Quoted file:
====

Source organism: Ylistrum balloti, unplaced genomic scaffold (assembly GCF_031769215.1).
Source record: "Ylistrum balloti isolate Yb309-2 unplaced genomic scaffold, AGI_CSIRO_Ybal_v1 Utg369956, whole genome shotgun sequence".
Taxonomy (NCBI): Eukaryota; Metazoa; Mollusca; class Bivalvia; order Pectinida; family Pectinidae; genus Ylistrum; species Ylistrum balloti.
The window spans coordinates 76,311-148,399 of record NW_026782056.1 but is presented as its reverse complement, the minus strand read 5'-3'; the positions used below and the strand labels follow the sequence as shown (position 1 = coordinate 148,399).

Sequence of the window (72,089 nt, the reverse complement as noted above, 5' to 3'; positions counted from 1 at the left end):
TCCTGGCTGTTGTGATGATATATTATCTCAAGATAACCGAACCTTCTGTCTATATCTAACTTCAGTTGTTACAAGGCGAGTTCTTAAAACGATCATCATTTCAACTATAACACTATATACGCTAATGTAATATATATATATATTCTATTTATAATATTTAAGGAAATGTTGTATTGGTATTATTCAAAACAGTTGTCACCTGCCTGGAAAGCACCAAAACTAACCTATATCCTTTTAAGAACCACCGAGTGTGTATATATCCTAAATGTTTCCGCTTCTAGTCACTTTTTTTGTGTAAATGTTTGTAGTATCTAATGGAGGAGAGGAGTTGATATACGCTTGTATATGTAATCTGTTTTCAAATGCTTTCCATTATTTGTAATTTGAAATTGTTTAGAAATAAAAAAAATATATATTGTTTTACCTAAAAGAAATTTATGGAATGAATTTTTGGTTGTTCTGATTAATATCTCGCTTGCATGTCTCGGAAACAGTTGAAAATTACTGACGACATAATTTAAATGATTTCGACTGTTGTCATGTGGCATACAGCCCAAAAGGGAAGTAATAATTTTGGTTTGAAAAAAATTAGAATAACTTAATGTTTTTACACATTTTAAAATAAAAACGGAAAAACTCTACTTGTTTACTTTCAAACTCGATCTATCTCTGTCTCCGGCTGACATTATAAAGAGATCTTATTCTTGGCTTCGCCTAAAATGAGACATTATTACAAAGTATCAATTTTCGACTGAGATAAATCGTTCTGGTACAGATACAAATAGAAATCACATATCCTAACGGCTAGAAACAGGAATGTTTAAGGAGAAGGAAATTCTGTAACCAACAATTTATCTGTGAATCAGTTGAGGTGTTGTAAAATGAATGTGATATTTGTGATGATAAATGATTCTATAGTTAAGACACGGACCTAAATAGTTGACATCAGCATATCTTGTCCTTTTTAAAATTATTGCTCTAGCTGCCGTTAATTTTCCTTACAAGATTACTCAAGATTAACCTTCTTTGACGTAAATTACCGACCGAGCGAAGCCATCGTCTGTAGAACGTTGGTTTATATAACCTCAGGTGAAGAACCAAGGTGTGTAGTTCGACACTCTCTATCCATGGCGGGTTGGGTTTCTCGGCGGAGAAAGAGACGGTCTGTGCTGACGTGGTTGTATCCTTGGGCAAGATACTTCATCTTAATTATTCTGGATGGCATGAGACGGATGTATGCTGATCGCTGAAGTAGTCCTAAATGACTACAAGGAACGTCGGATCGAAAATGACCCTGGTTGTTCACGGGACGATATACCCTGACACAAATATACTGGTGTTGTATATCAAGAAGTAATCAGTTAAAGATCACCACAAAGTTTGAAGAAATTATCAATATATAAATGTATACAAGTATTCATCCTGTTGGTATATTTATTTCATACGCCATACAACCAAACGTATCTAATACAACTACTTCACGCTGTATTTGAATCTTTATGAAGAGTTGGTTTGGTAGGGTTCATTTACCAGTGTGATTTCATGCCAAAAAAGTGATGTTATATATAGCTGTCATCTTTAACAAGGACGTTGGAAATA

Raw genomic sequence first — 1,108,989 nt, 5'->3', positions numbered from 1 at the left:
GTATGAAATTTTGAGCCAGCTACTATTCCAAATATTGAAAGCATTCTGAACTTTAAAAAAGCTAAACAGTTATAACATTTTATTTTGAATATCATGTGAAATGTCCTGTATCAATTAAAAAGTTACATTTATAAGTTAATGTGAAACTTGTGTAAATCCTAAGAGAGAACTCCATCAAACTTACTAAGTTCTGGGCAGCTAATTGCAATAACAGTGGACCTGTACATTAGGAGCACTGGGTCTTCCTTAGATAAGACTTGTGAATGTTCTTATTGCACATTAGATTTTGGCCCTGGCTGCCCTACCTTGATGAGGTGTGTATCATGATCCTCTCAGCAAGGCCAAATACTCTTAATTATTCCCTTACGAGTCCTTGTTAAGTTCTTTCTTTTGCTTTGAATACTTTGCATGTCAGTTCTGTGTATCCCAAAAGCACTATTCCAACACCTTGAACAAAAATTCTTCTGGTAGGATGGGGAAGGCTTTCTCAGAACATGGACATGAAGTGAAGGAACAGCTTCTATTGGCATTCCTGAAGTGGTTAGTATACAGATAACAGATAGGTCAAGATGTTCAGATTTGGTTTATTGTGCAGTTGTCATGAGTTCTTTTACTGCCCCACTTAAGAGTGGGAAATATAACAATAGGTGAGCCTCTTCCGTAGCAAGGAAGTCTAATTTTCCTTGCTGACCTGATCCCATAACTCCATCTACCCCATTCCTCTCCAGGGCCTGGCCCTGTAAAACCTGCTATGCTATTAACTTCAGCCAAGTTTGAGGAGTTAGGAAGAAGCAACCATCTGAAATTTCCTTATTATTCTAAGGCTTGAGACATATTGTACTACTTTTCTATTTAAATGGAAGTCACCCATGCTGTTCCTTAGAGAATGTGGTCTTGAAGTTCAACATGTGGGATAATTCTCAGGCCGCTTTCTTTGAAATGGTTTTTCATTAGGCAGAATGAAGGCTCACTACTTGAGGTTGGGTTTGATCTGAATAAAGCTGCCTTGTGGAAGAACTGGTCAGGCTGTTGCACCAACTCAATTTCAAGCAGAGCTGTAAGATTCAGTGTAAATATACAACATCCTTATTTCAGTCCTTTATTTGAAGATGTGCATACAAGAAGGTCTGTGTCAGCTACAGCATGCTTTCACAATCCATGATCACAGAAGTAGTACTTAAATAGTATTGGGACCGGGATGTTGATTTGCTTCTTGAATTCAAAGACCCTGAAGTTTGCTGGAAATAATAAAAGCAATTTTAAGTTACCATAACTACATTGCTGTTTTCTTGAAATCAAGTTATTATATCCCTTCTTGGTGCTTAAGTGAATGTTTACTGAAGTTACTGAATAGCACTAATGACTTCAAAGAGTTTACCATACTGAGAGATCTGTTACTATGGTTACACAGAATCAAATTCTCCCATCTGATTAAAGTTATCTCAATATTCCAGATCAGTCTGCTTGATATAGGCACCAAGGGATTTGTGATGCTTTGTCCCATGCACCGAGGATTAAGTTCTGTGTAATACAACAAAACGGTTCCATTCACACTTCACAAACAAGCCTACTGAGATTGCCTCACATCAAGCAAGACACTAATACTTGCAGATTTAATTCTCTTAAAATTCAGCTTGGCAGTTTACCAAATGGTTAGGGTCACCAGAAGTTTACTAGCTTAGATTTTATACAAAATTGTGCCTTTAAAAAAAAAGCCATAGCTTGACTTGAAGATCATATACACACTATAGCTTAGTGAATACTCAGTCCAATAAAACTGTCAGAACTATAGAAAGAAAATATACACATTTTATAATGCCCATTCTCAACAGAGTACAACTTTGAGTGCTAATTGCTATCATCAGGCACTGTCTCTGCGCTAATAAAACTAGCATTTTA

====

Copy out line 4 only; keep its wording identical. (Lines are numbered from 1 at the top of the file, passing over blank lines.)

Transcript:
The window spans coordinates 76,311-148,399 of record NW_026782056.1 but is presented as its reverse complement, the minus strand read 5'-3'; the positions used below and the strand labels follow the sequence as shown (position 1 = coordinate 148,399).